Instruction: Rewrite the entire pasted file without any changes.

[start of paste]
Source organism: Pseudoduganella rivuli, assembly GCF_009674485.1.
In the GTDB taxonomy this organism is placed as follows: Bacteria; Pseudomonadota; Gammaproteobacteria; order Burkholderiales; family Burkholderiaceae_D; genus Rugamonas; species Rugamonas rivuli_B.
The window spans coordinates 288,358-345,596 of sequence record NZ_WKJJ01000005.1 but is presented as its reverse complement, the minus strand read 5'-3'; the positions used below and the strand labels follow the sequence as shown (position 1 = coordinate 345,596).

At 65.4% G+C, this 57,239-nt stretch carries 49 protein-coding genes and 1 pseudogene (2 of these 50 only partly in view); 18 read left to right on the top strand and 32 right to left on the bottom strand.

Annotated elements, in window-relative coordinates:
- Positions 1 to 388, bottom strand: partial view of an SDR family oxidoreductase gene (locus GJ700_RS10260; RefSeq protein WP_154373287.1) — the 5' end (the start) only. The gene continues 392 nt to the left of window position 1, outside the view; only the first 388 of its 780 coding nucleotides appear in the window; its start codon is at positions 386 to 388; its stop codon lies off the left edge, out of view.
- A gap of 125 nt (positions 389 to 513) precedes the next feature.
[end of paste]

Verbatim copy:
Source organism: Pseudoduganella rivuli, assembly GCF_009674485.1.
In the GTDB taxonomy this organism is placed as follows: Bacteria; Pseudomonadota; Gammaproteobacteria; order Burkholderiales; family Burkholderiaceae_D; genus Rugamonas; species Rugamonas rivuli_B.
The window spans coordinates 288,358-345,596 of sequence record NZ_WKJJ01000005.1 but is presented as its reverse complement, the minus strand read 5'-3'; the positions used below and the strand labels follow the sequence as shown (position 1 = coordinate 345,596).

At 65.4% G+C, this 57,239-nt stretch carries 49 protein-coding genes and 1 pseudogene (2 of these 50 only partly in view); 18 read left to right on the top strand and 32 right to left on the bottom strand.

Annotated elements, in window-relative coordinates:
- Positions 1 to 388, bottom strand: partial view of an SDR family oxidoreductase gene (locus GJ700_RS10260; RefSeq protein WP_154373287.1) — the 5' end (the start) only. The gene continues 392 nt to the left of window position 1, outside the view; only the first 388 of its 780 coding nucleotides appear in the window; its start codon is at positions 386 to 388; its stop codon lies off the left edge, out of view.
- A gap of 125 nt (positions 389 to 513) precedes the next feature.